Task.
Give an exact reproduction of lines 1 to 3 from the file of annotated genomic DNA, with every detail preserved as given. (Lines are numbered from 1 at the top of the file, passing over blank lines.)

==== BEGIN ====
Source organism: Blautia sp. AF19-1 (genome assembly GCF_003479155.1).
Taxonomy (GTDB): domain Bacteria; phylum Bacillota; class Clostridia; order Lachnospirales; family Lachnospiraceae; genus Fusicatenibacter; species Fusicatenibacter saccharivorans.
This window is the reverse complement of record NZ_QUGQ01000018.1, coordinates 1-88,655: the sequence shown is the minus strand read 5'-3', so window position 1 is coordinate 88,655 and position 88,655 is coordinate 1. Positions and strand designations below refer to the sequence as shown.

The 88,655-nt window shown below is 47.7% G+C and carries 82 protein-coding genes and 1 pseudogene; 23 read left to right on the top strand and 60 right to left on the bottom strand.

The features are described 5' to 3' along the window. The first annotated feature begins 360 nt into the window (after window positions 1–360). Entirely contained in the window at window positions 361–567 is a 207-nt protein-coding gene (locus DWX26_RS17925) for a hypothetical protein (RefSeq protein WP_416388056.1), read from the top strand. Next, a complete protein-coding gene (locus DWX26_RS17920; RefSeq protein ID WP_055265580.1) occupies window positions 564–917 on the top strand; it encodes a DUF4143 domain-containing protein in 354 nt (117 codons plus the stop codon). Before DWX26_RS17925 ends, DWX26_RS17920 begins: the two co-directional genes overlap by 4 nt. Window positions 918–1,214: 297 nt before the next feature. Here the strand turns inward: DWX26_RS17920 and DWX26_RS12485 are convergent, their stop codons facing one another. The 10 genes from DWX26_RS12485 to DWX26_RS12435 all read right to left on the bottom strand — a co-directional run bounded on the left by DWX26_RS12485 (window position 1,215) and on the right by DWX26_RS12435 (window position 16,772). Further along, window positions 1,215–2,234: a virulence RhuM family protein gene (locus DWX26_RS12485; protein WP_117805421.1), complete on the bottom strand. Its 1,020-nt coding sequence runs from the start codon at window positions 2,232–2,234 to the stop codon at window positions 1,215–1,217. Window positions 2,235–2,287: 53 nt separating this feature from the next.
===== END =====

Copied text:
Source organism: Blautia sp. AF19-1 (genome assembly GCF_003479155.1).
Taxonomy (GTDB): domain Bacteria; phylum Bacillota; class Clostridia; order Lachnospirales; family Lachnospiraceae; genus Fusicatenibacter; species Fusicatenibacter saccharivorans.
This window is the reverse complement of record NZ_QUGQ01000018.1, coordinates 1-88,655: the sequence shown is the minus strand read 5'-3', so window position 1 is coordinate 88,655 and position 88,655 is coordinate 1. Positions and strand designations below refer to the sequence as shown.